' in the Federal Convention of 1787 to give Congress powers over public education, and that the endeavor to provide for a national university at the seat of government was not only made in that convention but fostered by the six successive presidents of the United States? Washington led the way in his messages, and by a bequest in his will. In this Jefferson held hands with Washington. Jefferson's epitaph put as the climax of his life "founder of the University of Virginia.”

The educational epoch of the Revolution was, as usual, in conjunction with the political, and introduced the era of the founding of state universities as well as of many endowed colleges. In a high sense the most original American contribution to the educational history of the world has been the rise and progress of state universities, inspired by their Magna Charta in the Ordinance of 1787 in the words "Religion, Morality, and Knowledge, being necessary to good government, and the happiness of mankind, schools and the means of education shall forever be encouraged.” The original federal land grants made possible the state school systems, crowned by the state universities.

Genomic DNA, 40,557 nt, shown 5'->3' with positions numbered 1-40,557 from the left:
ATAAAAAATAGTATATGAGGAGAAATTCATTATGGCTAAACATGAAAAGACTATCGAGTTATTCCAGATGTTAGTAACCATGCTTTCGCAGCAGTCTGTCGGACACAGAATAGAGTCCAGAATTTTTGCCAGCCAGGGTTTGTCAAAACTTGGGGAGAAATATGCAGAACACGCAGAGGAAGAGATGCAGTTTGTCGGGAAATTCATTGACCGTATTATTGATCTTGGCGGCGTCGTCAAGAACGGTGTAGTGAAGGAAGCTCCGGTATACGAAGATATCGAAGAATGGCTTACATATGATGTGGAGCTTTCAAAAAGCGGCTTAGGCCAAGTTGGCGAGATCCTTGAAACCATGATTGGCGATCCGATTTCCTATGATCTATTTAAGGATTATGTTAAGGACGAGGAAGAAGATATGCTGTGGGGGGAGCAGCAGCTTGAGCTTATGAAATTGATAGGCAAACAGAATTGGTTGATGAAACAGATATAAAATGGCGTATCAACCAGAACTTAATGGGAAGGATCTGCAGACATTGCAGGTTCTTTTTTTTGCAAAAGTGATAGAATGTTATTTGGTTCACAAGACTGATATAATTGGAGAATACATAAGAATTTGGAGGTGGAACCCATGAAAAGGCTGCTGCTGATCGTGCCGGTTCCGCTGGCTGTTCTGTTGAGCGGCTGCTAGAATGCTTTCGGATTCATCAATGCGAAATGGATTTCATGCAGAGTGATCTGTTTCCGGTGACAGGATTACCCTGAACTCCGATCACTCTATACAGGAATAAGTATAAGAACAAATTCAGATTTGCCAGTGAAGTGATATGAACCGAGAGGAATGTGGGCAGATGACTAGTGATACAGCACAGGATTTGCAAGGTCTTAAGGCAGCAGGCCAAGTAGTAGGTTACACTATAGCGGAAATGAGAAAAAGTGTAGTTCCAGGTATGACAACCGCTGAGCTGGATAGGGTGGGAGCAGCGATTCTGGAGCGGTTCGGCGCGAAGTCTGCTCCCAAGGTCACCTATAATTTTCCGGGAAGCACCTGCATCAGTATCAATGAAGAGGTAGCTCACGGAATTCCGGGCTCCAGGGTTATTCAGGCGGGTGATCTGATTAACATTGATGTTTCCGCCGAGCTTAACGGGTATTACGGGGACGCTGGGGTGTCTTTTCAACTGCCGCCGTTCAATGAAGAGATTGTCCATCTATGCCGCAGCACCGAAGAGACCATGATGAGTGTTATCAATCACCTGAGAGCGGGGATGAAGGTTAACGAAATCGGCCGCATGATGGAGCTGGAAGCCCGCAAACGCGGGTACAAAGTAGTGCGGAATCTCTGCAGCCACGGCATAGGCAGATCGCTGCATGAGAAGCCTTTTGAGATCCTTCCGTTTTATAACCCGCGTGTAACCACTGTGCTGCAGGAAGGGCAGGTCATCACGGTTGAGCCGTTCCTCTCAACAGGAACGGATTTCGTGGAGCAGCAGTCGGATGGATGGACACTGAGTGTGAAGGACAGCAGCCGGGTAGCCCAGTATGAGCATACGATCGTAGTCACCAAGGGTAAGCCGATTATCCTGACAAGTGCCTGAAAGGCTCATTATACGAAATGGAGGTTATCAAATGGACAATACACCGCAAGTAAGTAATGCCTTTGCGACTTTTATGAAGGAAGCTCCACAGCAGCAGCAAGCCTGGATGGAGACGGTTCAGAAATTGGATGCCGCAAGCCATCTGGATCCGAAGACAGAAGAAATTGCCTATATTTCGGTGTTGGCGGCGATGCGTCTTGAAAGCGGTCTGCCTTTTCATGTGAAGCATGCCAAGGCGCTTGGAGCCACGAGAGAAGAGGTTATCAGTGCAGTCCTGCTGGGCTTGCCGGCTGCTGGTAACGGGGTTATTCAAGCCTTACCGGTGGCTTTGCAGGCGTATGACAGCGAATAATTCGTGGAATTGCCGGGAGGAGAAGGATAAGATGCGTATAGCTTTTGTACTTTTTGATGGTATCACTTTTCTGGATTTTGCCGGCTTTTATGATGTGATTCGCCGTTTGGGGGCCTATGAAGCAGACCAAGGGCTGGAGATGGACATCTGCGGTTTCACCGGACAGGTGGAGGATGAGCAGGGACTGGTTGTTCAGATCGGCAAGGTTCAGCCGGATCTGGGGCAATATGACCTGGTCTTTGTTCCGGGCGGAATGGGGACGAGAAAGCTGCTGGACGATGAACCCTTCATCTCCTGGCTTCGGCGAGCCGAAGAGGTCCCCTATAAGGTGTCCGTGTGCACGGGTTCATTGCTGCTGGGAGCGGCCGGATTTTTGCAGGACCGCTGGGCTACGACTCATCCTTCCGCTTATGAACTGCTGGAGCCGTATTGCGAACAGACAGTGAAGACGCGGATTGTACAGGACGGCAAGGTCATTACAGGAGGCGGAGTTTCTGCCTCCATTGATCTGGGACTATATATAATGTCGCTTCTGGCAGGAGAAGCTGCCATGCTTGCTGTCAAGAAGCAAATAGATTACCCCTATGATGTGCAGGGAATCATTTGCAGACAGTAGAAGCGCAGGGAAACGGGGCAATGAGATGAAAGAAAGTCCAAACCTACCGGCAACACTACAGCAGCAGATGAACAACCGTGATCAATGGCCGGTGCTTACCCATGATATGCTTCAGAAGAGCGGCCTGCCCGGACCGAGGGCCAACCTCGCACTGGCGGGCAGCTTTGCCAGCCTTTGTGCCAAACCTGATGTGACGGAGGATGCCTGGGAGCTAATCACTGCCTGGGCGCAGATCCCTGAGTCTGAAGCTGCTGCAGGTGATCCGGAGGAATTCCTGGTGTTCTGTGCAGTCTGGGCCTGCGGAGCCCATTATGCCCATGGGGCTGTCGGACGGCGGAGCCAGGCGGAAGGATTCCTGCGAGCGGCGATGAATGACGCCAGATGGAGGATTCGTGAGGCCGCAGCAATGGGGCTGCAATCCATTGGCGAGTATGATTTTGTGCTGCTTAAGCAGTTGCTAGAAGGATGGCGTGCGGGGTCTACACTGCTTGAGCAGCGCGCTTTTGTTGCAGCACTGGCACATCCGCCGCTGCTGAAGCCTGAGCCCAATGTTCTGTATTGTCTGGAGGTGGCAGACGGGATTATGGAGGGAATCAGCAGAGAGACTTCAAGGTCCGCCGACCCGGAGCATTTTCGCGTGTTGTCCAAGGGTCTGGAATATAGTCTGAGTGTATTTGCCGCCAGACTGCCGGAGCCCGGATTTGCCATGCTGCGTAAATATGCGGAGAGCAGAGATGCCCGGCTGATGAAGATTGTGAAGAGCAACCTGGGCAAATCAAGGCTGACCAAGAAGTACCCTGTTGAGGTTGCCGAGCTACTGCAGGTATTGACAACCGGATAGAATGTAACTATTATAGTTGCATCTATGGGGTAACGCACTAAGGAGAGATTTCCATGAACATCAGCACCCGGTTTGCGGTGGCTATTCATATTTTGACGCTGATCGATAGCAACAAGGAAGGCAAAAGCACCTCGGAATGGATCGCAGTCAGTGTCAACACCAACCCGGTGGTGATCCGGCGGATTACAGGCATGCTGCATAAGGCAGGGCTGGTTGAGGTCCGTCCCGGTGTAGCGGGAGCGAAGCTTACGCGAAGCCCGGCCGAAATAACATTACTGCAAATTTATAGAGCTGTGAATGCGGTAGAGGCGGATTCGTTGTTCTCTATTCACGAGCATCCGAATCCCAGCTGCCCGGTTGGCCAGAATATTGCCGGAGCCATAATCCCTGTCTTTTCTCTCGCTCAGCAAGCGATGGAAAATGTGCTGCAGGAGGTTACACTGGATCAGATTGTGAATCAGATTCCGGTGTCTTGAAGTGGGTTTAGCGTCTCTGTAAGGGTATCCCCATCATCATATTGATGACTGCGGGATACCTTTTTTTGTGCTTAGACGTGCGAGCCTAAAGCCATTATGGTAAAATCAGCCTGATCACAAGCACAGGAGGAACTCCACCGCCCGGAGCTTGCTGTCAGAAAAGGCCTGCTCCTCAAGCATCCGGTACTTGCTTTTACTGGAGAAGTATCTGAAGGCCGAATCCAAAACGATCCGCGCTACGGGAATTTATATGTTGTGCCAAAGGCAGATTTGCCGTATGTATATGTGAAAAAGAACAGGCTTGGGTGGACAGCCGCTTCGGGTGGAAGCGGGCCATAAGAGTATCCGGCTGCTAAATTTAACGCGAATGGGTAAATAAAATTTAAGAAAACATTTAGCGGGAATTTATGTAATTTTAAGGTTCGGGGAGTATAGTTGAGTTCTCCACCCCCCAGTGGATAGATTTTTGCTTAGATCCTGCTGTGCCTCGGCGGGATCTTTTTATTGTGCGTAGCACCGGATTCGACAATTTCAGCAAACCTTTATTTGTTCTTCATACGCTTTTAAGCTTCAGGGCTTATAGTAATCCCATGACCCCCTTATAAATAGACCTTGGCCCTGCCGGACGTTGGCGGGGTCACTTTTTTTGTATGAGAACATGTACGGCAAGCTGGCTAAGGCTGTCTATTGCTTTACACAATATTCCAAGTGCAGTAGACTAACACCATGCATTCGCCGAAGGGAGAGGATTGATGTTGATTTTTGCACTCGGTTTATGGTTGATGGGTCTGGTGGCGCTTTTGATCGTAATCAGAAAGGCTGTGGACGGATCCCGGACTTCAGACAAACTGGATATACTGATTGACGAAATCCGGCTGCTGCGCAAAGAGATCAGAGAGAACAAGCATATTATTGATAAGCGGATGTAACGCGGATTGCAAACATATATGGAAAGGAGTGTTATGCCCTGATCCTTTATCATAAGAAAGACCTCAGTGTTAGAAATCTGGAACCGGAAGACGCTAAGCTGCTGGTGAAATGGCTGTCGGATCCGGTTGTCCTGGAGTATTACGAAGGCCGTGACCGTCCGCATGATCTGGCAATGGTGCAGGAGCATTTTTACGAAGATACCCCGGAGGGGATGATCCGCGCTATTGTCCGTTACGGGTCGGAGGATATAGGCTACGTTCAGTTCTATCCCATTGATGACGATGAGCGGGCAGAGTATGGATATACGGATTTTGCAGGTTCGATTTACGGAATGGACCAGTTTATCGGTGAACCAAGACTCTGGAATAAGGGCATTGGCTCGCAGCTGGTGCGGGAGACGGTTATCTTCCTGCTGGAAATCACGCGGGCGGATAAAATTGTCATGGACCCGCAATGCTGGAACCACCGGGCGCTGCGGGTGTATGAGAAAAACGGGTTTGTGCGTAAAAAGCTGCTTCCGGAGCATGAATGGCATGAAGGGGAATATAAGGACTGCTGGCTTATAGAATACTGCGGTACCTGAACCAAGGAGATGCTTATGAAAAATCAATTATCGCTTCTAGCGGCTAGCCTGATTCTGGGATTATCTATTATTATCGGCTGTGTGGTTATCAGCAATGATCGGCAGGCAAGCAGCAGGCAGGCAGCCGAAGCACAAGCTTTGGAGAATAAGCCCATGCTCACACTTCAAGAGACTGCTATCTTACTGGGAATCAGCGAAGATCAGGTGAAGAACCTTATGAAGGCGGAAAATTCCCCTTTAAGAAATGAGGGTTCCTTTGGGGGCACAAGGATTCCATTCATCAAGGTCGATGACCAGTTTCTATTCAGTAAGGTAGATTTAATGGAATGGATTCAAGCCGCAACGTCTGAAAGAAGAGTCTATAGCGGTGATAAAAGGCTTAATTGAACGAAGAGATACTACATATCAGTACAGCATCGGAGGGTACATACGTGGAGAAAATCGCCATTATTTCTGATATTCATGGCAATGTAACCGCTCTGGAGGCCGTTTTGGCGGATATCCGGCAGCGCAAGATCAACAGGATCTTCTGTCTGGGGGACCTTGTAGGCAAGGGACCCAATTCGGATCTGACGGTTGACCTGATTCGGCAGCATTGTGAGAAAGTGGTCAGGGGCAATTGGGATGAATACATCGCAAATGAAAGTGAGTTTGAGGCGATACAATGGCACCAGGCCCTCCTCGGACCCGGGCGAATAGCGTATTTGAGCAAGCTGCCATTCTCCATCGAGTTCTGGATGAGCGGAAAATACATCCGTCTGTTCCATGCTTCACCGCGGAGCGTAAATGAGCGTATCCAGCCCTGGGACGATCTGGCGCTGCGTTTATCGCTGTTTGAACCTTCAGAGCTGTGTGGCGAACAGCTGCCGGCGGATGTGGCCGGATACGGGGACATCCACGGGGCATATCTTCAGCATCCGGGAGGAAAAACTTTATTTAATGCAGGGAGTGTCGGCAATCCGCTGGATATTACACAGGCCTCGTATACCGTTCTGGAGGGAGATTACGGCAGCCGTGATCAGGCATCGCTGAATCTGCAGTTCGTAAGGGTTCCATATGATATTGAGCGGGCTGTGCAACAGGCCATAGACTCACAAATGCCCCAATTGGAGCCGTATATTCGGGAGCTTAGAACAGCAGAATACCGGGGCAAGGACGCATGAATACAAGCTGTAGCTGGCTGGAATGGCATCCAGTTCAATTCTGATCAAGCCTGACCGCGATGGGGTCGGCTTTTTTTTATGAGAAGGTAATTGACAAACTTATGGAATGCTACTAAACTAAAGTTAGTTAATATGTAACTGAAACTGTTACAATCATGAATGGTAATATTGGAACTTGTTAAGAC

*C. F. Thwing, Higher Education in America, pp. 172 ff.